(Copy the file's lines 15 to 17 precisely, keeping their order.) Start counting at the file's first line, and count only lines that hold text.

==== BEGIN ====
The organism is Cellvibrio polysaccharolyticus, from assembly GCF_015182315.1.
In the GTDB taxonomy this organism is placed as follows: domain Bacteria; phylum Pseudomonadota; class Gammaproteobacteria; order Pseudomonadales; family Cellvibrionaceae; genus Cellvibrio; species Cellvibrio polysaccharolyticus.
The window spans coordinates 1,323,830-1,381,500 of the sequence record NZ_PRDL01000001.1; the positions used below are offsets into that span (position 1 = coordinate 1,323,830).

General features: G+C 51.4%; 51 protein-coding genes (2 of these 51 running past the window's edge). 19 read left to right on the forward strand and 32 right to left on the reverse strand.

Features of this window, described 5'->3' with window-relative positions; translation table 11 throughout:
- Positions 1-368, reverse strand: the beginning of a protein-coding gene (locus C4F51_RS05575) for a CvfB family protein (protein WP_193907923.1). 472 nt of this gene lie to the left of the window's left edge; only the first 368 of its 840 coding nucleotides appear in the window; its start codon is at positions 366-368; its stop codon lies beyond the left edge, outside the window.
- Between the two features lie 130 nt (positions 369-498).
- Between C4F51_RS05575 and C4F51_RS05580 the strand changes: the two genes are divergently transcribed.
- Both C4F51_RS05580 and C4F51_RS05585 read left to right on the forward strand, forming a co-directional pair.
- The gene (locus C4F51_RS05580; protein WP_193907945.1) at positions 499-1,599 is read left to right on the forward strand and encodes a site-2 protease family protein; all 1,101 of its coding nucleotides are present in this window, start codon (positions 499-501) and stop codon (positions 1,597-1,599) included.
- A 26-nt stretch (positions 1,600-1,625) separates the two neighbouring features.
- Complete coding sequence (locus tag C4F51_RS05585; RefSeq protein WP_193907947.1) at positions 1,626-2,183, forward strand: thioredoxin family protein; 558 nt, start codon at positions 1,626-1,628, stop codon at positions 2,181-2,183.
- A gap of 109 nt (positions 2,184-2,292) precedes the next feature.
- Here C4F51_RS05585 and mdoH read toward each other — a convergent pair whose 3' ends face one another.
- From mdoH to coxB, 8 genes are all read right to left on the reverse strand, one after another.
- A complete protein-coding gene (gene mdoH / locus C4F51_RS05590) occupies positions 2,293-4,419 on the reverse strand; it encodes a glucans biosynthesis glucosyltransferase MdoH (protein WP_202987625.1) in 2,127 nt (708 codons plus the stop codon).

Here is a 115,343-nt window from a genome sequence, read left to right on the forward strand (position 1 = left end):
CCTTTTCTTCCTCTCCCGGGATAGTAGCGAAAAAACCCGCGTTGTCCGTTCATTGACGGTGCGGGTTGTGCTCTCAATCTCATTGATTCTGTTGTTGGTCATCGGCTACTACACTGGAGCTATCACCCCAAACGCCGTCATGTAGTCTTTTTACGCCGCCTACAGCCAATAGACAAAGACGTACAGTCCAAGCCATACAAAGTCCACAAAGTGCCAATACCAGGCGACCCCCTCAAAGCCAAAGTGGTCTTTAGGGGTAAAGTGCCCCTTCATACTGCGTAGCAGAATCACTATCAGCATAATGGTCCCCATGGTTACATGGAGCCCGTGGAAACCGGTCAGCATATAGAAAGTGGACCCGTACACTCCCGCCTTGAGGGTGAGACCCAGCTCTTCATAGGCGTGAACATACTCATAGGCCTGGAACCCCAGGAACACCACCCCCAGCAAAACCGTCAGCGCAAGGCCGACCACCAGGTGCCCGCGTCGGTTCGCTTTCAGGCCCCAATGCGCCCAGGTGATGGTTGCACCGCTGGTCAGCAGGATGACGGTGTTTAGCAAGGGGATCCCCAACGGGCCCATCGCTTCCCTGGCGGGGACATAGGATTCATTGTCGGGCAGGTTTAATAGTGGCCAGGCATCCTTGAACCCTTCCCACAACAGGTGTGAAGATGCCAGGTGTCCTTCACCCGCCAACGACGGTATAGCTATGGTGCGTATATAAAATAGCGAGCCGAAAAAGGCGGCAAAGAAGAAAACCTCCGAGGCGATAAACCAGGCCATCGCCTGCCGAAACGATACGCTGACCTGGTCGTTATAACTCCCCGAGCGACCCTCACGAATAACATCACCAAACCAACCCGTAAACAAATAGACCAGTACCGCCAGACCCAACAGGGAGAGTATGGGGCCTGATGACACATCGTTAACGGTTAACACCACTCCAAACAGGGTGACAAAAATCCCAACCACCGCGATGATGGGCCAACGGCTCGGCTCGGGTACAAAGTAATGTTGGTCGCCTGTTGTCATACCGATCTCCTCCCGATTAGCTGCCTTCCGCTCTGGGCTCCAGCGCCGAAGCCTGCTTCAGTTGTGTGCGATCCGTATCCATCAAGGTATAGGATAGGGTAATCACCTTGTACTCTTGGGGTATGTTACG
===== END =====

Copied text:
- From mdoH to coxB, 8 genes are all read right to left on the reverse strand, one after another.
- A complete protein-coding gene (gene mdoH / locus C4F51_RS05590) occupies positions 2,293-4,419 on the reverse strand; it encodes a glucans biosynthesis glucosyltransferase MdoH (protein WP_202987625.1) in 2,127 nt (708 codons plus the stop codon).

Here is a 115,343-nt window from a genome sequence, read left to right on the forward strand (position 1 = left end):